LUKE YOUNGBLOOD, MALLORY JANSEN, JOSHUA SASSE, TIMOTHY OMUNDSON, VINNIE JONES, KAREN DAVID

There are spoilers in this review. Duh.

I was in for this show from the first commercial. I love musicals. I’ve written about them on this blog several times. Musical comedies in particular put a smile on my face. And it’s a show making fun of musicals and fairy tales? It was tailor made for me. I was going to write about it every week, but then I got lazy and decided to do a full season recap. It’s only eight half-hour episodes after all. I have to hand it to Galavant: it had a cliffhanger with what appears to be no real plans for a second season! I was completely expecting a neat tie off at the end, but the show crept toward the last minute with no resolution in sight. I’m not sure if this is brilliant or irritating; it depends on if it gets a second season, or if I care enough to need to know exactly what happened to all of them. Galavant was aired during the Once Upon a Time break in its time slot. It was intentionally only a few weeks, and it really fit in well with that audience. Or so I assume, a lot of them probably stopped watching.

This brought back together the creative team responsible for Tangled, and I can see some of that cleverness here. Except they could actually put in plenty of dark lyrics and sexual suggestion, although all done in a very tongue-in-cheek way. Galavant is about a legendary knight (Joshua Sasse) whose lady love gets kidnapped by the wicked King Richard (Timothy Omundson), and it seems like he’ll whisk her away in time and they’ll live happily ever after. Except his lady Madalena (Mallory Jansen) decides that being rich and powerful appeals to her more than being a knight’s wife, so she marries the king instead. Galavant falls into despair and lets himself go, leading his squire Sid (Luke Youngblood) to look after him. Eventually he is approached by Princess Isabella (Karen David) who says she needs his help to save her parents from the King, and that Madalena wants him back. Except Isabella is working secretly with the king because it’s the only way to help her parents and her own homeland. King Richard wants to kill Galavant so his wife will actually start liking him, although that’s going to be difficult to pull off since she doesn’t seem to like much of anything outside of her own wants. They all play these roles but they subvert them too: Galavant is heroic, but he gives up and he’s not very smart. Richard is evil, but he’s infantile and alarmingly likable. Madalena is beautiful, but she’s selfish and an evil mastermind. Isabella is also beautiful and noble, but she’s deceptive and also sort of nerdy. It all fits together well.

The music in this is great. Not all the voices sound perfect, but I actually like that. It feels almost like an off-Broadway musical, or maybe a local theater production. They have good voices and it’s fun music, but it isn’t over the top or legendary, and that works even better for me. This is supposed to be mocking musicals, so it’s okay to hit a few wrong notes or not everything rhyming perfectly. The costumes are gorgeous though, so you would never see that in a low level theater. The first few episodes deal with Galavant learning how to be a knight again, and him and Isabella slowly falling in love despite her lies and his “love” for Madalena. Meanwhile Madalena just really wants to do whatever she feels like and ignores her husband, manipulating him when necessary, and having affairs left and right. I have to admit I really dug her character. She’s the one that really turned this from a classical story into a comedy; after all, the others would go about their normal roles if it wasn’t for her choosing power over love. Supporting played Gareth (Vinnie Jones), Richard’s friend and bodyguard, is also a favorite of mine. I like the questionably evil people, what can I say?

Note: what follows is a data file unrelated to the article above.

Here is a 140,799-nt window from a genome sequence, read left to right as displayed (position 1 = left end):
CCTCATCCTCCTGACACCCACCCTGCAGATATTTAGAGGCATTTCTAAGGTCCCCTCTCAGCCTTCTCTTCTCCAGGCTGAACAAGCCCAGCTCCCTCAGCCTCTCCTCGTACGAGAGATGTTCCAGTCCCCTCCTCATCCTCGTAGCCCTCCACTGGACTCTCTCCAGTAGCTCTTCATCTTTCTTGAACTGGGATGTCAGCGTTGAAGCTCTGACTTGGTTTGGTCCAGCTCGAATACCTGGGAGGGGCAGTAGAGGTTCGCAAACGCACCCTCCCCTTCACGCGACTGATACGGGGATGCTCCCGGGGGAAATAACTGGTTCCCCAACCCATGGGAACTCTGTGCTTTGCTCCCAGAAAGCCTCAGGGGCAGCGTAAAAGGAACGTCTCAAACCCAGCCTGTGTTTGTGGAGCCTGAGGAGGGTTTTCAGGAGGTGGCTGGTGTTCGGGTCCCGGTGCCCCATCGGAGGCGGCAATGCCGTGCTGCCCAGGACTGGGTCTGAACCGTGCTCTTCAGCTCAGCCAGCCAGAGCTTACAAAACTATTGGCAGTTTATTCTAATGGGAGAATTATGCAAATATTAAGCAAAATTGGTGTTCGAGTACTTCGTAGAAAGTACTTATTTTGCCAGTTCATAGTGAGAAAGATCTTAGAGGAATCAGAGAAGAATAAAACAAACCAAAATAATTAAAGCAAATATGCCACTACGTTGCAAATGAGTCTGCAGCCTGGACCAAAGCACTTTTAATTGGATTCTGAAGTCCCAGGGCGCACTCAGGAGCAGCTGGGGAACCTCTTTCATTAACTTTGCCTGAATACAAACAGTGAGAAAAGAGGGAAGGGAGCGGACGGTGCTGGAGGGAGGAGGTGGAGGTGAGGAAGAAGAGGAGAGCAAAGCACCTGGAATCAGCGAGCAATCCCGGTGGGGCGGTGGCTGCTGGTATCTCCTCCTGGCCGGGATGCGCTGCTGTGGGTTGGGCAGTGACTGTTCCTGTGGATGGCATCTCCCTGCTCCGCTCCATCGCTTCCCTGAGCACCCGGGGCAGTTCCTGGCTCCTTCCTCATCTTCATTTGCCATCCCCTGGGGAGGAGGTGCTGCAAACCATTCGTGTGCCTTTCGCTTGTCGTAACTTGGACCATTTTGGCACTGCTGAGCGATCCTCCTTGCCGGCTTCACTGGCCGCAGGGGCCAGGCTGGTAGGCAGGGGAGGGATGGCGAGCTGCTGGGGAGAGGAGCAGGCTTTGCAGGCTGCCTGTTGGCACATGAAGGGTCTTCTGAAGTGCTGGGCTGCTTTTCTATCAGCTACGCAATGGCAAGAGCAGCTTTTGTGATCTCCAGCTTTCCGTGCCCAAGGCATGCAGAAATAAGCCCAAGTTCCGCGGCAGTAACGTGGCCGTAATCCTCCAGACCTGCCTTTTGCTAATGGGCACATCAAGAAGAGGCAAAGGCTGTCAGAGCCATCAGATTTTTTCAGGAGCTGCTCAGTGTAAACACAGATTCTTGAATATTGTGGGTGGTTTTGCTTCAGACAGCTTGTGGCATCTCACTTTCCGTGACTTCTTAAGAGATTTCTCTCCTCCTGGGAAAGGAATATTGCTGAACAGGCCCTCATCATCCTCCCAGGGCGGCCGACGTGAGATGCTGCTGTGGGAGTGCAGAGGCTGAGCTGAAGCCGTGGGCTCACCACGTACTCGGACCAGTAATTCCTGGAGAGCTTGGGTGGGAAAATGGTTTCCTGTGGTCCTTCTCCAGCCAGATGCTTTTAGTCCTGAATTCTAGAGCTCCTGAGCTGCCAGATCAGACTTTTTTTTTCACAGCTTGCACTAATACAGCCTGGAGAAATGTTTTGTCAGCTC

It seemed strange that by the end of the season, Richard was an ally instead of an enemy. He was always affably evil in the beginning, but it turned out he was more of a buffoon than anything else. He and Galavant ended up together strangely, with Galavant willingly protecting his mortal enemy, and Isabella captured by her much younger arranged marriage cousin. There was no happy ending for these characters. Whaaaaat. One thing that didn’t work for me at all was the inclusion of the servants. The songs were clever, but there was something about the two of them that made me just want to ignore the TV when they were on. Lack of stage presence, maybe? Long term I’m not sure this show could work. For one or two short seasons, sure. They might make a good follow-up TV movie to tie up the loose ends. As pure entertainment it is fantastic. But there are just caricatures of people; it’s hard to get real emotional connection. And you don’t need to! Galavant is pure fun from beginning to end. If you didn’t laugh from these two videos, I don’t know what to tell you. Maybe you are the worst thing ever.

I can’t wait to see this on DVD. There better be incredible extras and behind the scenes. I want to know the thought process that went into this. “Hey Once Upon a Time is off for awhile, let’s just do something bizarre and have The Princess Bride meets Monty Python and the Holy Grail.” It doesn’t look like it has a DVD release date yet. With random and charming guest appearances by John Stamos, Ricky Gervais, and Weird Al, there has to be so much going on under the surface. If you have four hours of your life open and want to spend it laughing at dancing knights in armor and peasants singing about murdering royals, watch Galavant.

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